If the Brown decision had made 1954 a somewhat hopeful year for African Americans, 1955 brought disappointment and outrage. In May the Supreme Court implemented its year-old decision with a decree requiring desegregation of public schools "with all deliberate speed," which meant gradually. Founded in the Mississippi Delta in July 1954, White Citizens Councils vowing to resist integration were mushrooming across the Deep South. In late August 1955 Emmett Till, a fourteen-year-old black boy from Chicago visiting his Mississippi cousins, was brutally murdered for allegedly saying "bye, baby" to a white female store clerk. The killers, who later confessed, were acquitted.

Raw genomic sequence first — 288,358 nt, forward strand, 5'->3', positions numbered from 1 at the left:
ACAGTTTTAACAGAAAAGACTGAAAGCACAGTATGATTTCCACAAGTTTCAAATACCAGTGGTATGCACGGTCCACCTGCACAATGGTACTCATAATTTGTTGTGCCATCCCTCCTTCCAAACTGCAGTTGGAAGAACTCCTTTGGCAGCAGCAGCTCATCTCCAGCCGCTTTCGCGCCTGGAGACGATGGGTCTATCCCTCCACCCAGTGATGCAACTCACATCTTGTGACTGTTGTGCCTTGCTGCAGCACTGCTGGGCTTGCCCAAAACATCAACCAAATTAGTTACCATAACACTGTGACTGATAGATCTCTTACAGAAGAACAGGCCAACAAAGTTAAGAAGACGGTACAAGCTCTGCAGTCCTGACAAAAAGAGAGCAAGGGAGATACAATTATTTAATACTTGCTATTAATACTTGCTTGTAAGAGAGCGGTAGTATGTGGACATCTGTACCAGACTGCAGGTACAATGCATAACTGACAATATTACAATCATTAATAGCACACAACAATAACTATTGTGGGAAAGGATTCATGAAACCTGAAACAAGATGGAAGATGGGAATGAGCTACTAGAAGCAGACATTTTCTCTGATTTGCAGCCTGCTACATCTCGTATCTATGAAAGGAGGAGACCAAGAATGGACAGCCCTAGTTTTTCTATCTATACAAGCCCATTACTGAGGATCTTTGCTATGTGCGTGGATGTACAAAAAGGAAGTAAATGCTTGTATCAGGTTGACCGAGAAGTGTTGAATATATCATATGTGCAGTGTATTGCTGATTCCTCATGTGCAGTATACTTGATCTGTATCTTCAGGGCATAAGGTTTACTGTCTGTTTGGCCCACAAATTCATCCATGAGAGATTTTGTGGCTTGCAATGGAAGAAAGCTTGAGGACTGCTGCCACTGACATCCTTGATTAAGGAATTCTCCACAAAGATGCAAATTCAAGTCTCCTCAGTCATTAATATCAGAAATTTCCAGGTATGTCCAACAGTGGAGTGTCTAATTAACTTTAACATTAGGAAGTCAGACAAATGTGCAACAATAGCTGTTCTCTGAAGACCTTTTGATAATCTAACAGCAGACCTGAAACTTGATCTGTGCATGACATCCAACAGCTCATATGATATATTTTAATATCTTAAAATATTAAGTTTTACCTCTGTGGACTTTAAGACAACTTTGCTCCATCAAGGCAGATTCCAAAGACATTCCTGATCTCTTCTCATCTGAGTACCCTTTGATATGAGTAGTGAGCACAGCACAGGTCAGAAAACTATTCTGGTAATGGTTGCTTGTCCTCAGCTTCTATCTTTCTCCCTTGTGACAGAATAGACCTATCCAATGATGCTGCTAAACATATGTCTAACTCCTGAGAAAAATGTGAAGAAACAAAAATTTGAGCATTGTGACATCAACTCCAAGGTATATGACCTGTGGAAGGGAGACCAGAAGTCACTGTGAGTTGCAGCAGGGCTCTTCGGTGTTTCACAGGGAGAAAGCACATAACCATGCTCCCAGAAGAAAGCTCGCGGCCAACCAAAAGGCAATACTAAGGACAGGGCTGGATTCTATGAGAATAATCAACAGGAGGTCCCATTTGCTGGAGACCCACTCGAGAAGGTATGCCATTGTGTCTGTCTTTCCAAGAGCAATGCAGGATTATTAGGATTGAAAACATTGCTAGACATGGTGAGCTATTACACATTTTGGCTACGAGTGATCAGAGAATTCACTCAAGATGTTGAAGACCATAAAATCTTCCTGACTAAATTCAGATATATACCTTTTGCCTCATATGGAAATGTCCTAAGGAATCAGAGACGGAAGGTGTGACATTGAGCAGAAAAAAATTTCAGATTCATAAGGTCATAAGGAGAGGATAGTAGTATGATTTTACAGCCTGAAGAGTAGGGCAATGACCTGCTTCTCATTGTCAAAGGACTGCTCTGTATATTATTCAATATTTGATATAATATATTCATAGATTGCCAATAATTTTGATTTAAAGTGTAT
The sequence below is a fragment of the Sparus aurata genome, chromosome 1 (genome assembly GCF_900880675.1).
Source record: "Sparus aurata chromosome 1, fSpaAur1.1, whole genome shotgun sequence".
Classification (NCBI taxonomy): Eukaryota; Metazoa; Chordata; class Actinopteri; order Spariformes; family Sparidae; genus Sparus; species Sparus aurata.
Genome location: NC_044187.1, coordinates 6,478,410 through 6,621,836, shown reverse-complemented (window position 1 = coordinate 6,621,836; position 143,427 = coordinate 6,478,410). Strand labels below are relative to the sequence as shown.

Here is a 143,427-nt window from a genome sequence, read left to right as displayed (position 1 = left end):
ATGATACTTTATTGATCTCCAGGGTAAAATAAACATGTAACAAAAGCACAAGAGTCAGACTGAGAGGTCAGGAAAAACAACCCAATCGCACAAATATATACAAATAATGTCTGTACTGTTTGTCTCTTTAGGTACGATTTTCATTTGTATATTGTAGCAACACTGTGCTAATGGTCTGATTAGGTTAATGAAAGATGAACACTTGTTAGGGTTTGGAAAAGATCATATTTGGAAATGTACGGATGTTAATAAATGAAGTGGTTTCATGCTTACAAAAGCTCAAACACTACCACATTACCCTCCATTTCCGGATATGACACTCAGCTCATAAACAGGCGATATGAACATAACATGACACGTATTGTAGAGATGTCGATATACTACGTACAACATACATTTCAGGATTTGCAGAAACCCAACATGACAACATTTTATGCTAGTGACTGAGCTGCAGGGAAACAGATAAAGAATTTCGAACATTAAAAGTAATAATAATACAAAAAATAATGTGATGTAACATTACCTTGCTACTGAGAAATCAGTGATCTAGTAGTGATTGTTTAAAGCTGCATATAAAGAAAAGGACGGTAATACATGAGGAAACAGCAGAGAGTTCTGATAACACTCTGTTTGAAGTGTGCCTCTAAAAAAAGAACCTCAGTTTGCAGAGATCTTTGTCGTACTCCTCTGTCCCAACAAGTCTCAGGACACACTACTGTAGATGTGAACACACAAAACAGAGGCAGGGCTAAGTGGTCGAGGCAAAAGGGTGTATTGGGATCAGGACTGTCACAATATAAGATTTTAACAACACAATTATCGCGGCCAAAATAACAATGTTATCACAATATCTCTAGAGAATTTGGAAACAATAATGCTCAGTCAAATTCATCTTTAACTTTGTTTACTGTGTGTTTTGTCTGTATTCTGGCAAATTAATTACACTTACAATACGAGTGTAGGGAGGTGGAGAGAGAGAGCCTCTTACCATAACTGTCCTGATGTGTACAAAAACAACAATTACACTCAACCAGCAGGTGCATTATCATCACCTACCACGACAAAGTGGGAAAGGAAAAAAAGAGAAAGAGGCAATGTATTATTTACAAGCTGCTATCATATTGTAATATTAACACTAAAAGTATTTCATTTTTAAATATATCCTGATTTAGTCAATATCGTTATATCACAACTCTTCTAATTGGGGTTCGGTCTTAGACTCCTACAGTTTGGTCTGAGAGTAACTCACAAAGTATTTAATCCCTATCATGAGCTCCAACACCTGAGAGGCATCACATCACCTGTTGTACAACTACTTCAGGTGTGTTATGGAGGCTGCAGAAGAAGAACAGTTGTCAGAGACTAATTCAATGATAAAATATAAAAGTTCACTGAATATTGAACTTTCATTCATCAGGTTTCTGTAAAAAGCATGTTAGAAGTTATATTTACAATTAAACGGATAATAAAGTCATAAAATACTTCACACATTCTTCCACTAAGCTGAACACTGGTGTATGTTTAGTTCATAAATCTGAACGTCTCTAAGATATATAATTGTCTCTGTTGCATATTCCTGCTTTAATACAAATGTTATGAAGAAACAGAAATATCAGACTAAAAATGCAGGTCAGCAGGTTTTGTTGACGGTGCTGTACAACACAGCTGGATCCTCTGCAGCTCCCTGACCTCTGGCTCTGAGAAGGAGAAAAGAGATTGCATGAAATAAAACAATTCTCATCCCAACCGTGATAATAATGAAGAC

With renewed concern, civil rights activist Rosa L. Parks attended a two- week summer workshop on furthering school desegregation at Highlander Folk School in the Appalachian mountains of Tennessee. Started by Myles Horton in the early 1930s, Highlander served as a training center for community activists and labor organizers. Parks's friend Virginia Foster Durr, a white activist for whom she had worked as a seamstress, arranged a scholarship.